The lunch pail took on a special significance in 2007 when the football team put the names and ribbons of the 32 victims killed in an on-campus shooting.
The lunch pail has gained some weight, with Tech winning five of its last six games.
“It’s heavy now,” Ashby said. “When I pick it up, it hurts my shoulder a little bit. I’m happy about that.”
Foster by his own admission isn’t all that nostalgic, but one of his regrets as his retirement looms relates to the lunch pail. In a recent conversation with The Roanoke Times, Foster lamented not keeping track of the Hokies that were awarded the lunch pail on game day throughout the years.
“I wish I would’ve done that,” Foster said. “For me, we got to go the next game, man, but that would have been the who’s who. Some guys had it for a season, some from game to game and a lot of good players held onto that thing.”
Foster even isn’t totally sure how many lunch pails Virginia Tech has used the last 28 years.
There’s a former one in his office (along with one on reserve), the original is on display in the memorabilia case at the Merryman Center and former Tech defensive end Daryl Tapp was awarded permanent possession of one. Foster cycled through a few others before landing on the current one a couple of years ago.
How did Foster decide when to replace one?
“They were just beat up,” Foster said. “The one out there I punched and players punched it, there’s no telling what they do with it, you know what I mean? The one we have now I’ve had to fix it a couple times. For about a year, the lid would just pop off.”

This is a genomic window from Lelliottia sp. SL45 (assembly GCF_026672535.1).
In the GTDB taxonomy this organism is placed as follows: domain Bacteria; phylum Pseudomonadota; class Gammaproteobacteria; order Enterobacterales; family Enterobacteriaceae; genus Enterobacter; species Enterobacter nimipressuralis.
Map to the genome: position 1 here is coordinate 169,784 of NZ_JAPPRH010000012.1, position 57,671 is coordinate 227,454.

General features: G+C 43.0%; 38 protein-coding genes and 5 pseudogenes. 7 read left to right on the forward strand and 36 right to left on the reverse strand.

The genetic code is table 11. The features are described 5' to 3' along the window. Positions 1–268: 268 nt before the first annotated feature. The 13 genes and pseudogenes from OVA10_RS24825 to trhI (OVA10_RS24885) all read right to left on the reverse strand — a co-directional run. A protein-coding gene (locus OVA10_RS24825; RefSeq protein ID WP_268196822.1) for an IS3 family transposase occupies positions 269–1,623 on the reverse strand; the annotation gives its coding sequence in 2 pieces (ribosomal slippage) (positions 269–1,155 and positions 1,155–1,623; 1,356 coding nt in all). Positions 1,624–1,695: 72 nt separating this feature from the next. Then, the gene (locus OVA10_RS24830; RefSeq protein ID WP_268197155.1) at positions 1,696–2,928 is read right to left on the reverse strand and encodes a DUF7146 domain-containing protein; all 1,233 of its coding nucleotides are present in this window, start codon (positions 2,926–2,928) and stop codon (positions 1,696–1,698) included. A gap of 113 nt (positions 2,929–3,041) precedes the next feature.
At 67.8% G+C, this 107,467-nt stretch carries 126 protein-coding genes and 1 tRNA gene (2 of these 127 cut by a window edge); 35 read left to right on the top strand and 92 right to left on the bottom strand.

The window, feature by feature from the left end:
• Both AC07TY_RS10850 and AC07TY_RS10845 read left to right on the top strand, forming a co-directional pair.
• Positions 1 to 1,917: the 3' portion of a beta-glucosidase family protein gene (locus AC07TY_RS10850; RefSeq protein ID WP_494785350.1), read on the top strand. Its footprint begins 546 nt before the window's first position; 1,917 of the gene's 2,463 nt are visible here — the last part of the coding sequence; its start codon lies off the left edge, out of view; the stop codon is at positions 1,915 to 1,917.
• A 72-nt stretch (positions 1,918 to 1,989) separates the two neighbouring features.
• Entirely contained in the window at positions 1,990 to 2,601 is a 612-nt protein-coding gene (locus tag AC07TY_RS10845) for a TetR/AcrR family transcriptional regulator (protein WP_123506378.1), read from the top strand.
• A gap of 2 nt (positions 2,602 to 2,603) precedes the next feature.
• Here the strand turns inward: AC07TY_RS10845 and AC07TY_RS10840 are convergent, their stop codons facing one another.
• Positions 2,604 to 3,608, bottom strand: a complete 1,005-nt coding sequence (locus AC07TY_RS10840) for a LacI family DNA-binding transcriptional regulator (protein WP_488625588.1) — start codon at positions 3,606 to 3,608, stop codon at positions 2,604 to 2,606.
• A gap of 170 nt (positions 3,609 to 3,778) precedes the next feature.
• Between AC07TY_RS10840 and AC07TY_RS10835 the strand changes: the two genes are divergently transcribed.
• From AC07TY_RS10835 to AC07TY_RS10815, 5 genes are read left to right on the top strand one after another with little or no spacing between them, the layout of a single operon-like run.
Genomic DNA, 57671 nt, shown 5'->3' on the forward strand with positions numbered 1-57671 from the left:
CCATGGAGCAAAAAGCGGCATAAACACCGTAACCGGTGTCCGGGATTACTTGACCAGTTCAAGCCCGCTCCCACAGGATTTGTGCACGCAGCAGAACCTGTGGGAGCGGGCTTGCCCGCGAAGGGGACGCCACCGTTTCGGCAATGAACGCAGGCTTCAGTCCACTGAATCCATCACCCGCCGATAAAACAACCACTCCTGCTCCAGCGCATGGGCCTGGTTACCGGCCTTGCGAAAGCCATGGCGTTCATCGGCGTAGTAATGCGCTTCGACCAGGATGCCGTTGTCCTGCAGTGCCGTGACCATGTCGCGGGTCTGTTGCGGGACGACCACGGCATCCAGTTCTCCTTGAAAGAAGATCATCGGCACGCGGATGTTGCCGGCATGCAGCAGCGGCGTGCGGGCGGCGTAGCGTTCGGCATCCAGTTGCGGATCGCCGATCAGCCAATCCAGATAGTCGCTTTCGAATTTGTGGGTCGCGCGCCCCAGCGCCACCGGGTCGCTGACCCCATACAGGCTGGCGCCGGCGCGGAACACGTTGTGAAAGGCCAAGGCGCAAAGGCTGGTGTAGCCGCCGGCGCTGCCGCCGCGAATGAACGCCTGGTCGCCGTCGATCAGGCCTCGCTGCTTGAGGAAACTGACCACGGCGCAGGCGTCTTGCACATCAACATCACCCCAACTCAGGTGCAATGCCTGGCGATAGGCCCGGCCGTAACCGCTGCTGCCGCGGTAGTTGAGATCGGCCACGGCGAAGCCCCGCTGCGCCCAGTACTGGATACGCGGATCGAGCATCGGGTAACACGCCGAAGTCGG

The lack of records was partly because neither Foster or Sharpless envisioned the lunch pail having such an enduring legacy when they held it up for players to see in the first meeting of fall camp back in 1995.
“The Virginia Tech fan base got behind it,” Sharpless said. “They started having lunch box key chains, flags and T-shirts. Everybody just got behind it. They all took personal ownership of the brand. It’s now symbolic for Virginia Tech, not just the football team, and now everybody tries to do stuff like that. But it’s not like the lunch pail. It’s not.”
That it would go on to star in its own ESPN commercial alongside the “College GameDay” crew was beyond even the coaches’ wildest expectations.
While Foster isn’t sure what the future holds for the lunch pail, it will always have an important place in the story of Virginia Tech football.
“That thing’s been so cool, man, it really has, from the standpoint of developing a brand and developing a culture,” Foster said. “We’ll see what happens. If [head coach Justin Fuente] keeps with the tradition. … He’s that kind of guy, but we’ll see.”